In this day and age, time is the one thing no one has enough of. Everyone struggles to maximize their time, especially when it comes to vacations. Visiting anglers are always in search of the “perfect time” to plan their fishing trip. The truth is, there is no perfect time. From our location in West Yellowstone (the Geographic Center of the Fly Fishing Universe) we are blessed with arguably the greatest diversity of fishing locations and authentic angling situations found anywhere. Now, Mother Nature is a fickle temptress, and often she reminds us that planning can be an exercise in futility. But, on most years with somewhat “normal” conditions we can find awesome fishing somewhere in our area every day of the season. If you have your heart set on experiencing a specific hatch on a specific fishery, say the Green Drakes on the Henry’s Fork, then, you better get here in mid-June. But, if you’re less focused, or just have an opening in your schedule, get here whenever you can! We’ll find you some awesome fishing!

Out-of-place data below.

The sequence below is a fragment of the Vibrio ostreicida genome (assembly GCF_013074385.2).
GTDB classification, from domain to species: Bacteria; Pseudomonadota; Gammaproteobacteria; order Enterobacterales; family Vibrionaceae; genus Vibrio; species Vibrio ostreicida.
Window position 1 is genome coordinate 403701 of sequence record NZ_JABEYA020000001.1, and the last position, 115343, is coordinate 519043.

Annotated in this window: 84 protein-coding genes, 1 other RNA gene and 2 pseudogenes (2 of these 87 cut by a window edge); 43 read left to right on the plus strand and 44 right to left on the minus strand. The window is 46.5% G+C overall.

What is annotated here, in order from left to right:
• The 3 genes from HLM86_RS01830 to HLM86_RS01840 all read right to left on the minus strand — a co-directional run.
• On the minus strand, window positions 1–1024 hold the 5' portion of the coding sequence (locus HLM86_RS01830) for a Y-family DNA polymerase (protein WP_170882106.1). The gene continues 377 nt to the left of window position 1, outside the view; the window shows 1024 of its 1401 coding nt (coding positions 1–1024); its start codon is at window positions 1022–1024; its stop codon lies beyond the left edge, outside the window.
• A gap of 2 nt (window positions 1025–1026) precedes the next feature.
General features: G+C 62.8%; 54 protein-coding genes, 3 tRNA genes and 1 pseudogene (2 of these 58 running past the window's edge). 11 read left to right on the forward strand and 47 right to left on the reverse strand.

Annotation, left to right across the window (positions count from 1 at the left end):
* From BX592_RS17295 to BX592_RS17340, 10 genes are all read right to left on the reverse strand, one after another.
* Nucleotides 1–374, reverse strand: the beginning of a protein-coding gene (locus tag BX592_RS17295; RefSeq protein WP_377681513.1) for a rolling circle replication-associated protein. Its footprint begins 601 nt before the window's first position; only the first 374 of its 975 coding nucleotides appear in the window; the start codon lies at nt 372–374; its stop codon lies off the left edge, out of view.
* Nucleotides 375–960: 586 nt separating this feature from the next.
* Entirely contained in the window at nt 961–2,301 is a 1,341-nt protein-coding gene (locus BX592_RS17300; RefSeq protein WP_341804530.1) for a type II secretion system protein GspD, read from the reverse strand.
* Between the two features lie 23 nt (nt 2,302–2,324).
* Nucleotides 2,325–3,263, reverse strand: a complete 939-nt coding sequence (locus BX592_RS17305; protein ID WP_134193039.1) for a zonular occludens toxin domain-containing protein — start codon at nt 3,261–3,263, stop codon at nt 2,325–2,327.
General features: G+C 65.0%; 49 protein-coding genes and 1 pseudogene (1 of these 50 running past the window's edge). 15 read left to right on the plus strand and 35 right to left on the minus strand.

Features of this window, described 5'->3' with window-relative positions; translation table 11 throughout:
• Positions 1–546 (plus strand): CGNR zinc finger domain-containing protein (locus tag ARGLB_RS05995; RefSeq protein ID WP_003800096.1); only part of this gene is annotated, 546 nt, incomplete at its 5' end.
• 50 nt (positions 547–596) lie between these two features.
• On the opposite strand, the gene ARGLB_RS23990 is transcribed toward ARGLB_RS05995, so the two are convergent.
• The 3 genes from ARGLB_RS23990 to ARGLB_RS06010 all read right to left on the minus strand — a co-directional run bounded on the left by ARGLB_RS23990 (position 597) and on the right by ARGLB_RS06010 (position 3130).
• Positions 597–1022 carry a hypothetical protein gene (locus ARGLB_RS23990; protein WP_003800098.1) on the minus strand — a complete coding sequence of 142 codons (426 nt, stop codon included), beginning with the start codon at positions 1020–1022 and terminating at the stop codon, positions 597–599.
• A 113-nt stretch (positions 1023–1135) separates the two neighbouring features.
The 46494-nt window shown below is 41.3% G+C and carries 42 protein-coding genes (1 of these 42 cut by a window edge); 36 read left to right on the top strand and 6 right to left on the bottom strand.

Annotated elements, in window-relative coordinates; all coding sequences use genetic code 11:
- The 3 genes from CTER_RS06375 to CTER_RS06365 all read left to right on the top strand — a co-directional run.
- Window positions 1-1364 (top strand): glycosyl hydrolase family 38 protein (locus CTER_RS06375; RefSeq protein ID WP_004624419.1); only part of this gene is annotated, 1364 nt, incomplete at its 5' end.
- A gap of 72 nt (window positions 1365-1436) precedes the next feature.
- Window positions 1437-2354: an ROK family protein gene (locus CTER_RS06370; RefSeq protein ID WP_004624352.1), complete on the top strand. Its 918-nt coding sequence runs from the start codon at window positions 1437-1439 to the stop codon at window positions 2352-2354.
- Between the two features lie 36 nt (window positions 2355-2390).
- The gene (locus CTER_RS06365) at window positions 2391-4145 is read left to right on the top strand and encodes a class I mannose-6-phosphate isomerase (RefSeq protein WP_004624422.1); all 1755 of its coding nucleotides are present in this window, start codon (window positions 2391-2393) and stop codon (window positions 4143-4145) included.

A Summer in South-West Montana (And Idaho, Wyoming and Yellowstone…)

A Summer in South-West Montana (And Idaho, Wyoming and Yellowstone…)

Words and Photos Thanks to Mikey Shanahan, guide, Aussie Fly Fisher, Canberra, Australia

I come from A Land Downunder

This year I had the opportunity to head stateside for the summer, something that I’ve been dreaming of since I picked up a fly-rod. Although the trout fishing in Australia is wild, free, and spectacular (look it up if you haven’t already), nothing can really ever compare to making the pilgrimage to rivers like Madison and Yellowstone, or the privilege of being able to catch wild trout in their native environment. That and the local beers (which are delicious) pretty much make Montana a must on most serious trout bum’s lists.

I was lucky enough to be based in West Yellowstone. I had a bunch of irreplaceable and radical experiences there. Here are a few of my impressions and a few tips for any other international or domestic trout bum that is thinking of packing up and heading west, although in my case I actually had to head north-east for several thousand miles.